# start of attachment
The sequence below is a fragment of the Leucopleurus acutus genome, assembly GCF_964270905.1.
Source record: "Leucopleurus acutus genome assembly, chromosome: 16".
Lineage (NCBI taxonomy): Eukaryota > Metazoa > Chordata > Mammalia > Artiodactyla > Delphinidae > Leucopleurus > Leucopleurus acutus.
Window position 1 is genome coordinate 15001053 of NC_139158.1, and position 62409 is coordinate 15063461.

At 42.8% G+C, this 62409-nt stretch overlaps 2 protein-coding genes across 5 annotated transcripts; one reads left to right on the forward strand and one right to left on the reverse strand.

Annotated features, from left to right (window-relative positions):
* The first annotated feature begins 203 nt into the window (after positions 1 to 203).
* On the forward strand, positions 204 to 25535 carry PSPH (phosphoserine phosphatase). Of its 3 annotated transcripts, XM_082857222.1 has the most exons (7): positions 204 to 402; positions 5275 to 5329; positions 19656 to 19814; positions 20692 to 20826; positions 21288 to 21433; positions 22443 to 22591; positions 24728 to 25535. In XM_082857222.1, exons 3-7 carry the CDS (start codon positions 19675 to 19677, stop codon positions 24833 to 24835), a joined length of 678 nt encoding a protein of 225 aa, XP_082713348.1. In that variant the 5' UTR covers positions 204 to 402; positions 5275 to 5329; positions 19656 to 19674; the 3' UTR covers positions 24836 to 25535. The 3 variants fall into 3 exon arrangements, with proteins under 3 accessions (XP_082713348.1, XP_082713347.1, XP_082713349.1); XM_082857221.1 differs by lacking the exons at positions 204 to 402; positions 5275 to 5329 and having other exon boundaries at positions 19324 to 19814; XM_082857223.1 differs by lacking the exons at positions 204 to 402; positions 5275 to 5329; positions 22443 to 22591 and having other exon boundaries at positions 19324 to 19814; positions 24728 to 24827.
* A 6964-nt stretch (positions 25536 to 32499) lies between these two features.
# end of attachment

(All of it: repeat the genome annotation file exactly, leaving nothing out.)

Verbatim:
The sequence below is a fragment of the Leucopleurus acutus genome, assembly GCF_964270905.1.
Source record: "Leucopleurus acutus genome assembly, chromosome: 16".
Lineage (NCBI taxonomy): Eukaryota > Metazoa > Chordata > Mammalia > Artiodactyla > Delphinidae > Leucopleurus > Leucopleurus acutus.
Window position 1 is genome coordinate 15001053 of NC_139158.1, and position 62409 is coordinate 15063461.

At 42.8% G+C, this 62409-nt stretch overlaps 2 protein-coding genes across 5 annotated transcripts; one reads left to right on the forward strand and one right to left on the reverse strand.

Annotated features, from left to right (window-relative positions):
* The first annotated feature begins 203 nt into the window (after positions 1 to 203).
* On the forward strand, positions 204 to 25535 carry PSPH (phosphoserine phosphatase). Of its 3 annotated transcripts, XM_082857222.1 has the most exons (7): positions 204 to 402; positions 5275 to 5329; positions 19656 to 19814; positions 20692 to 20826; positions 21288 to 21433; positions 22443 to 22591; positions 24728 to 25535. In XM_082857222.1, exons 3-7 carry the CDS (start codon positions 19675 to 19677, stop codon positions 24833 to 24835), a joined length of 678 nt encoding a protein of 225 aa, XP_082713348.1. In that variant the 5' UTR covers positions 204 to 402; positions 5275 to 5329; positions 19656 to 19674; the 3' UTR covers positions 24836 to 25535. The 3 variants fall into 3 exon arrangements, with proteins under 3 accessions (XP_082713348.1, XP_082713347.1, XP_082713349.1); XM_082857221.1 differs by lacking the exons at positions 204 to 402; positions 5275 to 5329 and having other exon boundaries at positions 19324 to 19814; XM_082857223.1 differs by lacking the exons at positions 204 to 402; positions 5275 to 5329; positions 22443 to 22591 and having other exon boundaries at positions 19324 to 19814; positions 24728 to 24827.
* A 6964-nt stretch (positions 25536 to 32499) lies between these two features.